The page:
Press Conference for Researcher Accused of Fraud Becomes TV Phenomenon in Japan
TOKYO – Live broadcasts of scientist Haruko Obokata's press conference, in which she defended her groundbreaking stem cell research against allegations of data fabrication, were a ratings hit on multiple TV networks and online platforms on Wednesday.
The event in a hotel in Osaka attracted 300 members of the domestic and international media, and was broadcast live on most of Japan's major networks. Nihon Terebi (NTV) topped the ratings with 12.3 percent, with public broadcaster NHK in second with 9.4 percent and Tokyo Broadcasting Systems (TBS) in third with 6.8 percent, according to Video Research Inc.
The press conference was scheduled to run for 30 minutes, but ended up lasting more than two hours, as Obokata, age 30, sometimes struggled to answer questions from hostile members of the media. TV networks extended news programs and shifted schedules to continue coverage.
TV Tokyo, famous for ignoring major news events and sticking with its regular schedule, went ahead with an episode of Law & Order, followed by straight-to-video Canadian action movie Recoil.
The Wednesday lunchtime event attracted more than 1.26 million to a live Ustream broadcast and 550,000 viewers to a live stream on Nico Nico Douga, a Japanese online video platform that allows users to post comments on-screen in real time. More than 690,000 comments were posted during the course of the press conference.
Around 112,500 Tweets relating to the events at the press conference were sent in two hours.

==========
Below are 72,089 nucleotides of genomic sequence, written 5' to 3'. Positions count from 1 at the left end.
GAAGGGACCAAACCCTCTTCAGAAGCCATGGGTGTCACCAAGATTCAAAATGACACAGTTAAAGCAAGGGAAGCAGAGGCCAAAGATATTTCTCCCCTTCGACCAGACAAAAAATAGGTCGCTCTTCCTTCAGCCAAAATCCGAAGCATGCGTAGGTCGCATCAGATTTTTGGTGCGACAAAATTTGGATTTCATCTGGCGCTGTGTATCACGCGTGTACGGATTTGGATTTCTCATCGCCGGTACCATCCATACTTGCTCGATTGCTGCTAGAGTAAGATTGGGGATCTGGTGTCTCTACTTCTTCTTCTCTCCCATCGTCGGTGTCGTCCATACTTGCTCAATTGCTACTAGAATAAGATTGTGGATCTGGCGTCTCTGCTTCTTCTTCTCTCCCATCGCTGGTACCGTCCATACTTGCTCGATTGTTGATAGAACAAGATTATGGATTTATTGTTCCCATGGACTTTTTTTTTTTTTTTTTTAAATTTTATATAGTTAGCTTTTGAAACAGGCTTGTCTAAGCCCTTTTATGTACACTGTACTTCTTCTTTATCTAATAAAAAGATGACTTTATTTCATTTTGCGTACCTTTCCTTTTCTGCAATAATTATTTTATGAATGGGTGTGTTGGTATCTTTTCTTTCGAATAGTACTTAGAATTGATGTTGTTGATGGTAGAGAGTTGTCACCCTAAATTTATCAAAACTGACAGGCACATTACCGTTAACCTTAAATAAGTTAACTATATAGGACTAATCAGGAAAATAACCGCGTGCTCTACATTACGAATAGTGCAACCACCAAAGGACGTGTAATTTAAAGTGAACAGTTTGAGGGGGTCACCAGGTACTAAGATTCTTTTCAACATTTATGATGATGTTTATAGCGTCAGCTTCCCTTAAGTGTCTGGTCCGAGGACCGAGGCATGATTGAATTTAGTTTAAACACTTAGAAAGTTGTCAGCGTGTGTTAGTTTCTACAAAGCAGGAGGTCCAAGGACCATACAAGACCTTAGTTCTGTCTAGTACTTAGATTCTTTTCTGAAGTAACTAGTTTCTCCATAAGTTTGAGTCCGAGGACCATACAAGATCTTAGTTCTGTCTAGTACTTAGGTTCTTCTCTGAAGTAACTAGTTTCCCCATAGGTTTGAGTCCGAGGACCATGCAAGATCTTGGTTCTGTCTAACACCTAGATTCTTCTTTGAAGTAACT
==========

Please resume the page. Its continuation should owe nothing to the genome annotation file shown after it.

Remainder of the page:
Obokata, who had been hailed as a pioneer in Japan's male-dominated scientific world, was hospitalized on Monday suffering from stress, and faced the media against the advice of doctors.
In January, Obokata was hailed as a scientific star in the local media after what appeared to be groundbreaking stem cell research by a team she led was published in British scientific journal Nature. Stories about the researcher, who spent two years at Harvard, focused on her cute apron worn in place of a traditional lab coat, and how she had persevered in the face of adversity.
However, by late March, doubts about the veracity of her findings, which appeared to have the potential to create relatively simple treatments for conditions such as Parkinson's, began to surface. No other laboratories could reproduce her results, and it emerged that part of her doctoral thesis had been plagiarized. The government-funded RIKEN institute where she carried out the research has withdrawn its backing for her findings, and suggested it contained "false research or fabrication" and "serious errors."
During the press conference, Obokata claimed to have successfully repeated her findings "more than 200 times," pledged to fight allegations of fraud and refused to withdraw her research paper.